On Sun, 13 Nov 2016 08:20:14 -0800 (PST), Cindy Hamilton
Good point. I am not sure about other places but you can usually find
a very capable Singer at a thrift shop around here for $20-30. For
another $50 the Singer shop will tune it up like new, if it has a
problem at all.
It was worth the $50 for me, just to have the guy show me how to run
it. (wind the bobbin, thread it etc) These days I bet there are You
Tubes showing you all of that stuff.
On Mon, 14 Nov 2016 23:41:30 -0600, email@example.com wrote:
A Pfaff is the brand of sewing machine I use. It does about 100
different stitches and decorative embroidery... is also programmable,
but I didn't use that feature very often. The machine I have is 24
years old and still functions perfectly. My only issue was it needed
the presser foot mechanism cleaned about a month ago. Pfaff makes
very good machines.
The other machine is a type of sewing machine. It can have up to 5
threads and also a bobbin. It sews the seam, and cuts and trims the
seam at the same time. Most professionally made clothing uses surgers
on most seams. BTW, I'm not sure of the spelling... surger or
serger? I used my 4 threaded surger so much I wore it out.
This sounds like some high tech machinery. I'm familiar somewhat with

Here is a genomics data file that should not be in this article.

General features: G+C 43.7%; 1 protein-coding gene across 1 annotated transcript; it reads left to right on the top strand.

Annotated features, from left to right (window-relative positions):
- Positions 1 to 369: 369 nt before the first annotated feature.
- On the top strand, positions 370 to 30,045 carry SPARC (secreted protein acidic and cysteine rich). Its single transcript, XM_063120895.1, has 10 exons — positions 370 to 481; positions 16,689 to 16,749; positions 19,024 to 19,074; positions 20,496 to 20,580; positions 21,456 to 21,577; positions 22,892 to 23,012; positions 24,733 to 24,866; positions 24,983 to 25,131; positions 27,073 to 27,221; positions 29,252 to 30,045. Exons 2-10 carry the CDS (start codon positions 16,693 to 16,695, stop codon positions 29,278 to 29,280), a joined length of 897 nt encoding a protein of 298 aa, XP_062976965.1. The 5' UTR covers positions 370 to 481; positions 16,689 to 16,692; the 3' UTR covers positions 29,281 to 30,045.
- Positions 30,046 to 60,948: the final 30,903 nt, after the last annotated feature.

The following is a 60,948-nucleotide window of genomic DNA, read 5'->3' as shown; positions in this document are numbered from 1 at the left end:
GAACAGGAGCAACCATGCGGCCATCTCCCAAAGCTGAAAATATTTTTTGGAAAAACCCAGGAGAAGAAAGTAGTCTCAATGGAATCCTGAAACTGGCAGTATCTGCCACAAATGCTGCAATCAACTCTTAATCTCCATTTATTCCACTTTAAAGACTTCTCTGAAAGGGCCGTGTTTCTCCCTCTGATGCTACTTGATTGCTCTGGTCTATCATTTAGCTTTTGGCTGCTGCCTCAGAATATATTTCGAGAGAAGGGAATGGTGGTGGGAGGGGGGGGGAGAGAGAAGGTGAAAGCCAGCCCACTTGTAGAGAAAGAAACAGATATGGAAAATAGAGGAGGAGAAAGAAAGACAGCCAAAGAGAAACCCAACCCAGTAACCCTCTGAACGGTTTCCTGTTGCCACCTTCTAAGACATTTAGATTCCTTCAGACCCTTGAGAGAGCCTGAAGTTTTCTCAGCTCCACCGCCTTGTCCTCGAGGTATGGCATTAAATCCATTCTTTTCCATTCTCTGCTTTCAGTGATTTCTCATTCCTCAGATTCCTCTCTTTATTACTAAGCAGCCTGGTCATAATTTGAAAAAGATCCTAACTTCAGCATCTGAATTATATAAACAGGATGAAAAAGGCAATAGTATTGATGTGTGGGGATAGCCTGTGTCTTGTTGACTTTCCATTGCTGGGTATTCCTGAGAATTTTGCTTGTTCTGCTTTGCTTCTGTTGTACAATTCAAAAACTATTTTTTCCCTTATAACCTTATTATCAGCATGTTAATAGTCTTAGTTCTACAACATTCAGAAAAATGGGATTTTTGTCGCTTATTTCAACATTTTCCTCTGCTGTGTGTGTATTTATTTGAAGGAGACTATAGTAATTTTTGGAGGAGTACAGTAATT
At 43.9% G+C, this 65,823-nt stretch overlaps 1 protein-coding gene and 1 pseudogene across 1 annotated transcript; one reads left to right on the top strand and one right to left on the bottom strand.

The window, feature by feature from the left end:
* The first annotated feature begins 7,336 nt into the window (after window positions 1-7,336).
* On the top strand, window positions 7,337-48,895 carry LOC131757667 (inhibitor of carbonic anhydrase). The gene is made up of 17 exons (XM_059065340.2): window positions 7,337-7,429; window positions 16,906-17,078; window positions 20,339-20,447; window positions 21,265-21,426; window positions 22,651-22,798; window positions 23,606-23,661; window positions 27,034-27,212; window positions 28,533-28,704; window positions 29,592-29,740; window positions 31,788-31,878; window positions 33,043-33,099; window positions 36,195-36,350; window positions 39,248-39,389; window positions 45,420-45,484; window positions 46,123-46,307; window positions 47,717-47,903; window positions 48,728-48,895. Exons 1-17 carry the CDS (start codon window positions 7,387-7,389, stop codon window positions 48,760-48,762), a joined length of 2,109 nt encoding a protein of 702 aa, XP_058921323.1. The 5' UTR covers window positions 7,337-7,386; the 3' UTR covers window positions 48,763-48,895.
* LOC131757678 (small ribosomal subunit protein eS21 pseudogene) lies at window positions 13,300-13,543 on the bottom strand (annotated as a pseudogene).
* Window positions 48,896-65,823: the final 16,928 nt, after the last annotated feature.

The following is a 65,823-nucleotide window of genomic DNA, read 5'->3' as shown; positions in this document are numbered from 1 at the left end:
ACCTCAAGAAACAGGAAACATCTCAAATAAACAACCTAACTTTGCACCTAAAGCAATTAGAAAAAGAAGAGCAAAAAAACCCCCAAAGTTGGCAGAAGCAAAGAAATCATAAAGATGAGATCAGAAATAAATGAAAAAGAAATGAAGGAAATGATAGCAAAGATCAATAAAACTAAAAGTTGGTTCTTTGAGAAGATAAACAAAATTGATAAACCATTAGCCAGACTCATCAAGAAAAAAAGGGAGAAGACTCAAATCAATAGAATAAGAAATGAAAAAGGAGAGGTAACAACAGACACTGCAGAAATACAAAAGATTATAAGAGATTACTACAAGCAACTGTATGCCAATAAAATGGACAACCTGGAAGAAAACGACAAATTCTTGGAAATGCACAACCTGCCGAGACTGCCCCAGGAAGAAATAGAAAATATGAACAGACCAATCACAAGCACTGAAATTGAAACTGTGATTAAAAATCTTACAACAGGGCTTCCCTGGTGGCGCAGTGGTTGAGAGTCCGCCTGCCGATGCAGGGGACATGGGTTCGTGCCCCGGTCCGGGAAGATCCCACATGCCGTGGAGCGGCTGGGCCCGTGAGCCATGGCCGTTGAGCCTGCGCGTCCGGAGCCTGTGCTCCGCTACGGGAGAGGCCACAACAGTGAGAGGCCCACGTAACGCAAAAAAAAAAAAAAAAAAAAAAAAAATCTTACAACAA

the old machines where all it does is make the needle go up and down.
That is all they did. That's how my mothers machine worked, probably
from the 50s. I never understood why she had to roll bobbins and put
them under the machines deck, when there was a full spool of thread on
On 11/15/2016 3:38 AM, firstname.lastname@example.org wrote:
This is the same model machine I own:
If you're interested, you can find the manual here that shows exactly
what it can do:
My machine is 24 years old and still functions as if it is new. :)
My original sewing machine was a plain Singer machine. It had a zigzag
stitch, buttonhole stitch, and straight stitch, and I used it to make
everything I could think of! lol
This machine is close to the serger I used to have:
A couple of years ago I went into the Sew'N'Vac to get a couple of belts
for the vacuum. (Note to self: avoid sucking bootlaces into the thing
that's supposed to go around) Those sewing machines certainly weren't
Mom's Singer. She had a buttonhole attachment and that was as
complicated as it got.
Er, a ruffler makes ruffles? Lot of call for those these days other than
the ones that come in a bag? How about a furbelow or two? I knew a woman
who made pubic hair wigs for the strippers in Boston's Combat Zone. I
guess you could call them furbelows...
HomeOwnersHub.com is a website for homeowners and building and maintenance pros. It is not affiliated with any of the manufacturers or service providers discussed here.
All logos and trade names are the property of their respective owners.